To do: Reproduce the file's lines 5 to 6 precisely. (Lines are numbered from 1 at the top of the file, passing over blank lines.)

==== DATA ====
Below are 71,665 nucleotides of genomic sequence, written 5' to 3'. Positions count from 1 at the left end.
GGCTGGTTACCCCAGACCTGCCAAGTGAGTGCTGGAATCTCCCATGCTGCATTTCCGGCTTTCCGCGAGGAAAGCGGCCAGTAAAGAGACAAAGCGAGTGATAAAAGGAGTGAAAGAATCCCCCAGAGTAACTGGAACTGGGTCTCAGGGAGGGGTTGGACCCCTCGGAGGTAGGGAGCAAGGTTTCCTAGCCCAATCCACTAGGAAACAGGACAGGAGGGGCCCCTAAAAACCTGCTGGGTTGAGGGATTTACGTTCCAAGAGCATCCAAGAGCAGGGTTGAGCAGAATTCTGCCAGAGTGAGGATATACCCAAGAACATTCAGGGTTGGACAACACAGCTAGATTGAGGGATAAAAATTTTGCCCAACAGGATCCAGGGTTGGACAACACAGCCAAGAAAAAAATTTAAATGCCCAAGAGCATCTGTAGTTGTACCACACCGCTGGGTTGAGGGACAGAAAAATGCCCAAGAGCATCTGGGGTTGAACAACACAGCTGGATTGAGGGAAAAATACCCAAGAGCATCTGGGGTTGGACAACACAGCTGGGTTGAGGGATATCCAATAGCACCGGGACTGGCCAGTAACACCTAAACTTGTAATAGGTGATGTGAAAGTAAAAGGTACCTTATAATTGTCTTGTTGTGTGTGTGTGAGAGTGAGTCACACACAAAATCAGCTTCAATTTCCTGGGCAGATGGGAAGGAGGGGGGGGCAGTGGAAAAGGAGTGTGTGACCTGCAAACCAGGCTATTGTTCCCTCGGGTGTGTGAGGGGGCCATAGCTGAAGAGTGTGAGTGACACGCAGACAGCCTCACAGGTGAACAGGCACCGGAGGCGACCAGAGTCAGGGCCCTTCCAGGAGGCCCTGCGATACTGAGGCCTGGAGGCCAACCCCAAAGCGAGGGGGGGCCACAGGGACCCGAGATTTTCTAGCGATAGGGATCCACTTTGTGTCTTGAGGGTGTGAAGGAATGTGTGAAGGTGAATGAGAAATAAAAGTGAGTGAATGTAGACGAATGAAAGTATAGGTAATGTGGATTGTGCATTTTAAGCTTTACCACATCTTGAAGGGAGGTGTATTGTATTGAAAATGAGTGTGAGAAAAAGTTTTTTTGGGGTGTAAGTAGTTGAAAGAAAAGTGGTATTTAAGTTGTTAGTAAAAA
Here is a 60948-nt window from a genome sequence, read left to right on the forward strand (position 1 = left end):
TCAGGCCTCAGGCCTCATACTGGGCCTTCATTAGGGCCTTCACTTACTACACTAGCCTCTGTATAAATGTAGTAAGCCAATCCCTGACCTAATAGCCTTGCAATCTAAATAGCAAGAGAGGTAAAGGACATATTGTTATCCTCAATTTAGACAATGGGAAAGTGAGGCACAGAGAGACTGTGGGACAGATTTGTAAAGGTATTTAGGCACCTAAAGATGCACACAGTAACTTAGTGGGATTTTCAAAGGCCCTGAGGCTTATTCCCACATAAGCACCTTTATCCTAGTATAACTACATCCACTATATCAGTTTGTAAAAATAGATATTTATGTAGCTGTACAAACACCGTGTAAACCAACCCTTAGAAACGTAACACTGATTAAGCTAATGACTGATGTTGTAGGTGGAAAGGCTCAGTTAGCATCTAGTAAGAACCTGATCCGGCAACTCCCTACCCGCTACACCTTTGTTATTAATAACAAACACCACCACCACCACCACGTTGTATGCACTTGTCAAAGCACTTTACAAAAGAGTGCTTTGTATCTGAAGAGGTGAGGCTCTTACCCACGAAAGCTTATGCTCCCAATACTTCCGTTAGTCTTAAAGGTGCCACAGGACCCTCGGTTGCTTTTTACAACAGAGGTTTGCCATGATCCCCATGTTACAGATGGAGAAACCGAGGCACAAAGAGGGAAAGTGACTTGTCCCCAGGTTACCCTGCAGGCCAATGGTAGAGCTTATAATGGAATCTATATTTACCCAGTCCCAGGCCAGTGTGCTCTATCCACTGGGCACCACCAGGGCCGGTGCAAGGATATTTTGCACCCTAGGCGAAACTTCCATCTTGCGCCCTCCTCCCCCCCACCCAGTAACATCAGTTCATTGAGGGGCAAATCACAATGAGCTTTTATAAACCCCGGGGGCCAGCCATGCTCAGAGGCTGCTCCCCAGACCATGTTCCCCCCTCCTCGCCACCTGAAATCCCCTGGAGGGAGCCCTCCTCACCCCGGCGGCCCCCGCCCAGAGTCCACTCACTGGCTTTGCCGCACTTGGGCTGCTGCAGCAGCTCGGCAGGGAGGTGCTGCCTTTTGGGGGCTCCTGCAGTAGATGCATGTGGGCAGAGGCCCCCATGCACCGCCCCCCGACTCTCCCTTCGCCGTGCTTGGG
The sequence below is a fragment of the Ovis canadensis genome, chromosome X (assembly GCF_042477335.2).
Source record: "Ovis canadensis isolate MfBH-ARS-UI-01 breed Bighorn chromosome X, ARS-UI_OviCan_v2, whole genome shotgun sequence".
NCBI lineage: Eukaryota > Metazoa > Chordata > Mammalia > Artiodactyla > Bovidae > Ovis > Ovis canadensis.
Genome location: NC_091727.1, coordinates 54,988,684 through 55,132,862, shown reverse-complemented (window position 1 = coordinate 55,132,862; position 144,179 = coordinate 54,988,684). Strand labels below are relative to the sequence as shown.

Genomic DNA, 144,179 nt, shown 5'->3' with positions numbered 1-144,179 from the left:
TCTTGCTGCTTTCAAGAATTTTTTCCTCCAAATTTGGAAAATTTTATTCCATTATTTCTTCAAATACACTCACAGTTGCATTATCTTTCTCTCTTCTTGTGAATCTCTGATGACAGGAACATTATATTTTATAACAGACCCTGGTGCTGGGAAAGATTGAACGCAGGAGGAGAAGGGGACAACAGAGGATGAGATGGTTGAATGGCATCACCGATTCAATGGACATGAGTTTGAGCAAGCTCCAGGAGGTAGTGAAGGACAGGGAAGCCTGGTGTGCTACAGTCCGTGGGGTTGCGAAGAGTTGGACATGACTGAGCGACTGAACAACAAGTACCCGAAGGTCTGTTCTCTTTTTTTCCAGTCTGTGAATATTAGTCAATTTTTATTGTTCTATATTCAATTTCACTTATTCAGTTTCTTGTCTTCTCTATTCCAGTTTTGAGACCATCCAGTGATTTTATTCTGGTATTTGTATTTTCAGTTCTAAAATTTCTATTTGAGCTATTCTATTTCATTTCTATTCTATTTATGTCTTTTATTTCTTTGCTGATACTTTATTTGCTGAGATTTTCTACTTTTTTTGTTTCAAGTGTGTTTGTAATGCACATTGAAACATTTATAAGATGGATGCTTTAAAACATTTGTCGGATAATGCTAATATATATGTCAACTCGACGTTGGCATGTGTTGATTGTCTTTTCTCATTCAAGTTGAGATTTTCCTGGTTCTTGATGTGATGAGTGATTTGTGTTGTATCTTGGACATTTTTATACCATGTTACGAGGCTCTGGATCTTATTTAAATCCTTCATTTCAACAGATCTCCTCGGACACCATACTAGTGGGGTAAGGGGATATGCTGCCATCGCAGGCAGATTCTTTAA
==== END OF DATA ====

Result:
The sequence below is a fragment of the Ovis canadensis genome, chromosome X (assembly GCF_042477335.2).
Source record: "Ovis canadensis isolate MfBH-ARS-UI-01 breed Bighorn chromosome X, ARS-UI_OviCan_v2, whole genome shotgun sequence".